Tuesday, February 14, 2017

Daily Corrections Clips


Emily Thornton, Gazette Newspapers

People coming out of jail or prison have a hard time reintegrating into the real world.

At least that’s what mid-city GPS parole unit supervisor Karen Reed said. To help them, the California Department of Corrections and Rehabilitation (CDCR) employee launched the Parole Community Clean Team (PCCT) at Justin Rudd’s Howlo’ween Parade last year. The parole program will have another event at one of Rudd’s beach cleanups in March, she said, with others following as she can organize them. Ten parole agents and three parolees have participated, Reed said, with four more parolees anticipated.

“We were received well by the community and I am honored to have Justin’s support,” Reed said. “We look forward to having our next beach cleanup event in March.”


Lenore Anderson, The Huffington Post

Today marks the five-year anniversary of the founding of Californians for Safety and Justice, an advocacy organization seeking to replace prison and justice system waste with smarter safety solutions that save public dollars, in the state with the largest corrections system in the nation.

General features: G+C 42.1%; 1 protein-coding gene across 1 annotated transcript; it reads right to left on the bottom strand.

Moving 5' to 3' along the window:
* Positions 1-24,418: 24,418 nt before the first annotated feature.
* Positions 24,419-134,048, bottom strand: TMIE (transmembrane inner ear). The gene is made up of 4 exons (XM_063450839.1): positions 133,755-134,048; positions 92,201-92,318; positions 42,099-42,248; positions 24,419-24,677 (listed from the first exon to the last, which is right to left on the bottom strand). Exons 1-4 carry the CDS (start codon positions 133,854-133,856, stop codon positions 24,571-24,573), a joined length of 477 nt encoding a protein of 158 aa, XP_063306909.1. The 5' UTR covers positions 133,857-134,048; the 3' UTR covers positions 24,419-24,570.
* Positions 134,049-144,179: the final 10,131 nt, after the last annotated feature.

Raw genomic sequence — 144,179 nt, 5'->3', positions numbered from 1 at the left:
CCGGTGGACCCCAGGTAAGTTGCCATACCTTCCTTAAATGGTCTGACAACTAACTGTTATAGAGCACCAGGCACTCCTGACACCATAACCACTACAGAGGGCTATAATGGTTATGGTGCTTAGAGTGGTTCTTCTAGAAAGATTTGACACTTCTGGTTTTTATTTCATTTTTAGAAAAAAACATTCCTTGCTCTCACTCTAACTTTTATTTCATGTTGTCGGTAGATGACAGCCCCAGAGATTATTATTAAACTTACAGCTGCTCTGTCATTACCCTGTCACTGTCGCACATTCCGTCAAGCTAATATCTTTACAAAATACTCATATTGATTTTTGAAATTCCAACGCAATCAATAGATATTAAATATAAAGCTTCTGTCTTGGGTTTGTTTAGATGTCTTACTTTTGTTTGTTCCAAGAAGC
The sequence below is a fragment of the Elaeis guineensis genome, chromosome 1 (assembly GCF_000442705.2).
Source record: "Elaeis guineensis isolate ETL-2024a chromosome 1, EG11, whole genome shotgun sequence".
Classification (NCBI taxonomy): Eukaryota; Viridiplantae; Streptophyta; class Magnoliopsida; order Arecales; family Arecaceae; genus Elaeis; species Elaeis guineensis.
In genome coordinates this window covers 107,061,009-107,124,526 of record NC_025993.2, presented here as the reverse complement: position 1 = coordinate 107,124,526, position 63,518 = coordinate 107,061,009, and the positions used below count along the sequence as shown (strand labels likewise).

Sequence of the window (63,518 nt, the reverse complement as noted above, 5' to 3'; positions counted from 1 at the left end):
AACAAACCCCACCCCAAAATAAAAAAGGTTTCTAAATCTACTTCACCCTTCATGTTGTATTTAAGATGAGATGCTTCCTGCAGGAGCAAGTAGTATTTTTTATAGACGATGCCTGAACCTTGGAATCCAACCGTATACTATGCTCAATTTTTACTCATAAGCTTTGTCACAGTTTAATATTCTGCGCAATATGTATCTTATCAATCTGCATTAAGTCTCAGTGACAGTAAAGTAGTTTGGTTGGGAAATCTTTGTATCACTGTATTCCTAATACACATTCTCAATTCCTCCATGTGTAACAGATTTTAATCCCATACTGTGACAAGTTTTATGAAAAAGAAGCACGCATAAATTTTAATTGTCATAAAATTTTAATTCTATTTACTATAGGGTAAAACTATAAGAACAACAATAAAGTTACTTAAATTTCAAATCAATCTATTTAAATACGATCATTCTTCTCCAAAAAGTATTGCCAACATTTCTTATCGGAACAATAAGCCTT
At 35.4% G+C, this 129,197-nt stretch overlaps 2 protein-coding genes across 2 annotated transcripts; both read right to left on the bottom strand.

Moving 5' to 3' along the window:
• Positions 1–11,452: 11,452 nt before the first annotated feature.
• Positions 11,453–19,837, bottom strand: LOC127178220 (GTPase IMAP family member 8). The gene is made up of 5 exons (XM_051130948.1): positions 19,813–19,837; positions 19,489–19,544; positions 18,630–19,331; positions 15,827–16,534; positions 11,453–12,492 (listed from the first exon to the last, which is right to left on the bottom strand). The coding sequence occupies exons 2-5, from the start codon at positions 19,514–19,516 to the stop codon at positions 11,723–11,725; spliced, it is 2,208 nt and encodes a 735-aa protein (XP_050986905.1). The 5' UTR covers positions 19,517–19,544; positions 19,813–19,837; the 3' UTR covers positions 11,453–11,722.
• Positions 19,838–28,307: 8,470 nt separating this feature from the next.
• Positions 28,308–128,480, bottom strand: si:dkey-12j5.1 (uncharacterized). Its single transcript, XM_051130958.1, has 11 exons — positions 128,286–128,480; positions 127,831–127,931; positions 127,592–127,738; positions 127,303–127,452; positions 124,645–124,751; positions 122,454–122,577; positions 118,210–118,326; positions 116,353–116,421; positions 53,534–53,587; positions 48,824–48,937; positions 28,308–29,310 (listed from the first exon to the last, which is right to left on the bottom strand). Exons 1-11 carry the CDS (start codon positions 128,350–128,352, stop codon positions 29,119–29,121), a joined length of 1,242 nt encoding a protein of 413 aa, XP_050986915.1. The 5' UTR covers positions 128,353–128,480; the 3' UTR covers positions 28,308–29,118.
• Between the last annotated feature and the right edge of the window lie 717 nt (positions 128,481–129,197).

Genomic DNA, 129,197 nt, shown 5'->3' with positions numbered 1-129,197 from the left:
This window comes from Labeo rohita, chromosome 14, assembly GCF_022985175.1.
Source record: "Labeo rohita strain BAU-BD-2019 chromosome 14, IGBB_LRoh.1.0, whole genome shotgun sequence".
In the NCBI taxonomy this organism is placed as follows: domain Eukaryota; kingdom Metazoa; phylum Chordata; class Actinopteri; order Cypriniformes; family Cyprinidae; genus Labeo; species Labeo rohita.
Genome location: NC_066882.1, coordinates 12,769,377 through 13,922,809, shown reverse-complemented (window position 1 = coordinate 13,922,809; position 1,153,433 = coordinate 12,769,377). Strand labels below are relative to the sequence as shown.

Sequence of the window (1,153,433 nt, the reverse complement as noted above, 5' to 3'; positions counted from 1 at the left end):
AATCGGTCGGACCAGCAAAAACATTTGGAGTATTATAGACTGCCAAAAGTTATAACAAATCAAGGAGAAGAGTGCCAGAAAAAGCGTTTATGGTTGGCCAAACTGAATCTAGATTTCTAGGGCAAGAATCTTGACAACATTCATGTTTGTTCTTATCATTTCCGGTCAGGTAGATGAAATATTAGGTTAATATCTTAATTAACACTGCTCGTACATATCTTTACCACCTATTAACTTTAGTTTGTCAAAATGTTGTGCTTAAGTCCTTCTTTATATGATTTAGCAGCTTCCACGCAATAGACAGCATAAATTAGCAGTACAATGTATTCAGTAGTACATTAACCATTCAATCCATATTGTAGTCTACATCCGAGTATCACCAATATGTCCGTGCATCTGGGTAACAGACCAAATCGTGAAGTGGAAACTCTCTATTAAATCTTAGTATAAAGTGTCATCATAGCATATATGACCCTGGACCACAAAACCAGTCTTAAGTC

We began this journey with a fundamental belief: Californians of all walks of life were ready for large-scale change. The incarceration-first approaches of the “tough-on-crime” era were not only bad for public safety and bad for budgets they were also no longer popular with the public.

Then, like now, California was at a crossroads. While litigation and budget crises had already set changes in motion, the $10 billion per year corrections system price tag (up 300% from thirty years ago) remained in tact, along with severe racial disparities, increased spending on county jails and a lack of support for prevention in the communities hardest hit by crime.